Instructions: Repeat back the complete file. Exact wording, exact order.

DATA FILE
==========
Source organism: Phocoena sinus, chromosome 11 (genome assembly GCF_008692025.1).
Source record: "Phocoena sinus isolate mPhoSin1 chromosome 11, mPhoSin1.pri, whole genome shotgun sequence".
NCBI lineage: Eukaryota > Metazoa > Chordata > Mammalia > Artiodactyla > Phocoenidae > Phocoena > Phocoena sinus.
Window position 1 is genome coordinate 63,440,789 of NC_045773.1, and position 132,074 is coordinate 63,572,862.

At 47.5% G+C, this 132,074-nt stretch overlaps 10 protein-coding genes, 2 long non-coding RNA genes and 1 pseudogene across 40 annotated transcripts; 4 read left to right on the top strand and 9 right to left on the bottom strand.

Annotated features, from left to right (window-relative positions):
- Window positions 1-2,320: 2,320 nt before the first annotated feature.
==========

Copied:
Source organism: Phocoena sinus, chromosome 11 (genome assembly GCF_008692025.1).
Source record: "Phocoena sinus isolate mPhoSin1 chromosome 11, mPhoSin1.pri, whole genome shotgun sequence".
NCBI lineage: Eukaryota > Metazoa > Chordata > Mammalia > Artiodactyla > Phocoenidae > Phocoena > Phocoena sinus.
Window position 1 is genome coordinate 63,440,789 of NC_045773.1, and position 132,074 is coordinate 63,572,862.

At 47.5% G+C, this 132,074-nt stretch overlaps 10 protein-coding genes, 2 long non-coding RNA genes and 1 pseudogene across 40 annotated transcripts; 4 read left to right on the top strand and 9 right to left on the bottom strand.

Annotated features, from left to right (window-relative positions):
- Window positions 1-2,320: 2,320 nt before the first annotated feature.